2_9_ScanMag_75_April_2015_Text_Q9_MADS_Scan Magazine 1 07/04/2015 21:41 Page 78
Scan Magazine | Special Theme | Destinations to Visit in Norway 2015
TOP LEFT: Out for a walk with Anja Basma. Photo: VisitSandefjord. TOP MIDDLE: Bakgaarden Cafe. TOP RIGHT: Sandefjord Midtaasen Sculpture Pavilion. Photo: Nils Kavlie-Borge. BOTTOM LEFT: Mokollen. Photo: Anthon Soerheim. BOTTOM RIGHT: Town Centre. Photo: Ellen Larsen, VisitSandefjord.
Enjoy relaxing days in Sandefjord With 45,000 inhabitants, Sandefjord is beautifully situated between beaches and archipelagos just over an hour’s drive from the Oslo Fjord, going west from the capital. It is close to Torp International Airport, the E18 motorway and the Vestfold railway line, making the city accessible from all over Norway and Europe. From its port, ferries carry passengers to and from Sweden. “Sandefjord’s location, combining its proximity to transport infrastructure with its natural beauty is what makes the town unique,” says VisitSandefjord’s product manager Trude Schelbred. By Stian Sangvig | Photos: VisitSandefjord
Historically, Sandefjord was known for whaling, and it has Europe’s only whaling history museum. Since then it has enjoyed a surge in international industry connections, thanks to its proximity to its port and the sea. Norwegian visitors have also enjoyed the camping sites and the rental cabins nearby. At the port, tourists can buy fresh fish and seafood from and Brødrene Berggren’s traditional fish shop – the oldest privately owned fishmonger’s in Norway – receiving fresh fish and seafood from local fishermen every day. Tourists can also go fishing by the fjord and local inland lakes.
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“Sandefjord is good for shopping and art too,” Schelbred adds, referring to a shopping centre and boutiques grouped around a square called Torvet. At Midtåsen Sculpture Pavilion Knut Steen exhibits 16 of his sculptures in harmony with a natural panorama, glass and concrete. The flat local scenery, mainly consisting of forests and the beautiful coastline, makes the town and its surroundings ideal to explore by bike. After a busy day on foot or two wheels, Sandefjord has a thriving restaurant scene for local delicacies to be enjoyed. Seafood restaurant Brygga 11, for example, which is owned by Geir Skeie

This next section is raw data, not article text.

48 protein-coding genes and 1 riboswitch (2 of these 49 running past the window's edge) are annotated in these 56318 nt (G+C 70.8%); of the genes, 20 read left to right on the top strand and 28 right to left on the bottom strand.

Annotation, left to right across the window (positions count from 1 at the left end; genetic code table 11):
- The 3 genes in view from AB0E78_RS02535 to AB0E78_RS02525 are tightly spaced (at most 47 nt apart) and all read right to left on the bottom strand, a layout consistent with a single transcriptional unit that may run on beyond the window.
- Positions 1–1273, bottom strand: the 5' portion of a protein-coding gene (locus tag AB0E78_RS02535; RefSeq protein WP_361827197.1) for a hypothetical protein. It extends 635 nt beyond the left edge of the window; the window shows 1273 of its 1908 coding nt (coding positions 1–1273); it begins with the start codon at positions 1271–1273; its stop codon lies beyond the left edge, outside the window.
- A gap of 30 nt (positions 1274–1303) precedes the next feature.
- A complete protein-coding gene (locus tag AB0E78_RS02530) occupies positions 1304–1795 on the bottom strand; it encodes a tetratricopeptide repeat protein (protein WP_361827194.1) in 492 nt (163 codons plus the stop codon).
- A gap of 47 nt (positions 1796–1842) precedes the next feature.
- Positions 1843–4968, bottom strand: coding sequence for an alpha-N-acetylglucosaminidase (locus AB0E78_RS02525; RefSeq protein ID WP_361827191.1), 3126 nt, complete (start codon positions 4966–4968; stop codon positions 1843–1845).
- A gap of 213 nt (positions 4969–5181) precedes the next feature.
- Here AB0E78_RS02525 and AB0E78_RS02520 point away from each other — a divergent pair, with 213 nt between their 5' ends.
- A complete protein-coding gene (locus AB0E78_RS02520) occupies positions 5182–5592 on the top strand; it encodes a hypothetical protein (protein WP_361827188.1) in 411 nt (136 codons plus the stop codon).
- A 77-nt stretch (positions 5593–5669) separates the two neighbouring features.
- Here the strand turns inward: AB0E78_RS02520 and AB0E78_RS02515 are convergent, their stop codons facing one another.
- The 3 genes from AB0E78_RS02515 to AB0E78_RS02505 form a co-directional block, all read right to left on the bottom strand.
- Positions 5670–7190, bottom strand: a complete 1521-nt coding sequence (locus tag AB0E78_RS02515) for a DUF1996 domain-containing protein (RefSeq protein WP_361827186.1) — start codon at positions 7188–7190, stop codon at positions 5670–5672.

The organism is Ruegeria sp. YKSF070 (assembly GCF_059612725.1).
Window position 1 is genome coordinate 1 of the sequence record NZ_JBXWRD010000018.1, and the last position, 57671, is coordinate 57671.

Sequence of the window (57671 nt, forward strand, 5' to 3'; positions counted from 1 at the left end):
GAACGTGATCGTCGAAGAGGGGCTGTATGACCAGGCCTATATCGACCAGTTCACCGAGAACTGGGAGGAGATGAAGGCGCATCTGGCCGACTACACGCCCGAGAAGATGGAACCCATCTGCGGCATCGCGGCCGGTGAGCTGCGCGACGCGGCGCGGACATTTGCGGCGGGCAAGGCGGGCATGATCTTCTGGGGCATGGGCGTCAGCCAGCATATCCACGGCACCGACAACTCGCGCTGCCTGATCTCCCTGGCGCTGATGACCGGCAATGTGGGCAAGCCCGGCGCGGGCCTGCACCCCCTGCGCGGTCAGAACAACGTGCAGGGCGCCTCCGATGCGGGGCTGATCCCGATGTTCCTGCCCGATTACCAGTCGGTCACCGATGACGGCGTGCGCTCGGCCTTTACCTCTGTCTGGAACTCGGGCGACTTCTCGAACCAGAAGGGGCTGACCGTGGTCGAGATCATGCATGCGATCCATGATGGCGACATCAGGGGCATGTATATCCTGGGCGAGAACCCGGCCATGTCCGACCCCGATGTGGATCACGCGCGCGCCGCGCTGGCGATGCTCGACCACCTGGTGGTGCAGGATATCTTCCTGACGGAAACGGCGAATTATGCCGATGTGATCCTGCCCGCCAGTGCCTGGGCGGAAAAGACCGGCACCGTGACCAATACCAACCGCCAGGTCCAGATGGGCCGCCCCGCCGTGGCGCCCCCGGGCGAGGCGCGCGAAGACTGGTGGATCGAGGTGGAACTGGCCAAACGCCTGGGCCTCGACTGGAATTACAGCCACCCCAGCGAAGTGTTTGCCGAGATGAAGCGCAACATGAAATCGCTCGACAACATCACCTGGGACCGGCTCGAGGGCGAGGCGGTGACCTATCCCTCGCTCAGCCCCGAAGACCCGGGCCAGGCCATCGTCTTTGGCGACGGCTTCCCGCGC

and lies next to Brødrene Berggren, won the Bocuse d’Or Championship of Culinary Arts in 2009. Activities for adrenaline-seekers of all ages can be found just outside Sandefjord in the form of the Høyt og Lavt Activities Park (Scandinavia’s largest climbing park). A bit more relaxing, but still fun, are Metro Bowling and Lekeland and Foldvik Familiepark (where children can greet animals while parents relax). Dakota Norway offers tourists the opportunity to see Sandefjord from the air in an American Douglas Dakota DC-3 veteran plane, which is based at Torp Airport. Sandefjord offers accommodation in most categories and prices – from private rooms and camping sites to international hotels.
For more information, please visit: www.visitsandefjord.com
Promoting Brand Scandinavia. Featuring interview with moviemaking legend Lasse Hallström.